Globe and Mail
PCBs, fuel leaking into St. Lawrence River, pollution watchdog says
by Martin Mittelstaedt
North America’s environmental watchdog says up to eight million litres of diesel fuel and up to two tonnes of dangerous PCBs contaminate Montreal’s Technoparc and are leaking into the nearby St. Lawrence River.
The watchdog, the Commission for Environmental Cooperation, released its five-year investigation into the site yesterday. The area, now an industrial park owned by the city between the Champlain and Victoria Bridges at Pointe-Saint-Charles, was used as a parking lot during Expo 67, but before that had been a dump for industrial waste.
The waste fuel would fill about three Olympic-size swimming pools, and contaminants from the site can be detected several kilometres downstream from a city waste water treatment plant, according to the CEC.
The CEC has been investigating the site after five Canadian [including the Environmental Bureau of Investigation]and U.S. conservation groups alleged in 2003 that Environment Canada was failing to enforce provisions of the Fisheries Act that make it illegal to discharge harmful pollutants into fish habitat.
Testing by the groups found that PCB concentrations at Technoparc were up to 8.5 million times above Canada’s water quality guidelines. PCBs, or polychlorinated biphenyls, are transformer fluids now banned because they cause deformities in animals, particularly those exposed during early life.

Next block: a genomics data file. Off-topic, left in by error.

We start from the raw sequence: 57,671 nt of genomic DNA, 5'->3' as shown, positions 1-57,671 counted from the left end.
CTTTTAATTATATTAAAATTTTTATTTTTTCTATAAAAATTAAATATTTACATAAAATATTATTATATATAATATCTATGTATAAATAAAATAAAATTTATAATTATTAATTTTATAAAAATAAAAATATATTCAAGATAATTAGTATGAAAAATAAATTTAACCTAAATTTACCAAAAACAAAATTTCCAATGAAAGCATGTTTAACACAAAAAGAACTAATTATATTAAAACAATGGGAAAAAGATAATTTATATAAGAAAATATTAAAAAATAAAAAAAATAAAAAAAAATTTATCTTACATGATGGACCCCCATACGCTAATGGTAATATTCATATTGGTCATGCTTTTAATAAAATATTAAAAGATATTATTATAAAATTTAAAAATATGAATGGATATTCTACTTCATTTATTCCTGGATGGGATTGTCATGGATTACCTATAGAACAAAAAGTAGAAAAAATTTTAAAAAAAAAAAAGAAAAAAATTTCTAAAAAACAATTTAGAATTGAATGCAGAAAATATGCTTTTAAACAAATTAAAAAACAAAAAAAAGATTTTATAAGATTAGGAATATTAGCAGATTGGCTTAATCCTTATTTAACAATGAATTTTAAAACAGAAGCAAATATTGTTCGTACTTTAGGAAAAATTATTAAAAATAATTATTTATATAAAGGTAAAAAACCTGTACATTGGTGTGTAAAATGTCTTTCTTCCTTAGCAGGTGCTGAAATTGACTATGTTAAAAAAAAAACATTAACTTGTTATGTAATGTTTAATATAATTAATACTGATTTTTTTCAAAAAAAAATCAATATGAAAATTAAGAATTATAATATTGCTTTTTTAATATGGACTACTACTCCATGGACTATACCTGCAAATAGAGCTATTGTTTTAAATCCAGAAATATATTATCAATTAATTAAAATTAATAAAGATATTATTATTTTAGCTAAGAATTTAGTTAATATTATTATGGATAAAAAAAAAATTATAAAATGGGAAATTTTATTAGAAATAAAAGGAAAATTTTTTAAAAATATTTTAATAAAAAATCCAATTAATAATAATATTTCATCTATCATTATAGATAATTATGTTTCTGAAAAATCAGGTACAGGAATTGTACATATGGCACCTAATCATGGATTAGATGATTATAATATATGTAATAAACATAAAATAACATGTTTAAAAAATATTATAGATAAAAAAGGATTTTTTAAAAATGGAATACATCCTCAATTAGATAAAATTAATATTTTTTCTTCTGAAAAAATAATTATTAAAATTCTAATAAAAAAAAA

After a preliminary review, the CEC, which was set up under the North American free-trade agreement to monitor pollution in Canada, the United States and Mexico, said the allegations merited an in-depth investigation known as a factual record.
The CEC isn’t allowed to issue conclusions on the conduct of governments and can issue only facts about cases. Yet its investigation did conclude that groundwater at the site “is toxic to fish” and that “by the late 1980s, government authorities knew that the lands … were contaminated.”
Environment Canada studied the site in 2003, but didn’t launch Fisheries Act charges because it said it was “impossible to determine the source and pathway of the contaminants,” according to the CEC.
Mark Mattson, president of Lake Ontario Waterkeeper, one of the groups that complained to the CEC, said, “This is an incredible story about Canada doing everything in its ability to escape accountability and enforcement of a continuing environmental travesty on the St. Lawrence River.”
In its defence, Environment Canada told the CEC that pollutants from the site could have come from the dumping of snow and waste of unknown origin.
Because Environment Canada worried that it wouldn’t have a successful prosecution under the Fisheries Act, it decided to drop its investigation and continue “its efforts with the different parties potentially responsible for the contamination in order to find a lasting solution to this environmental problem,” the CEC said.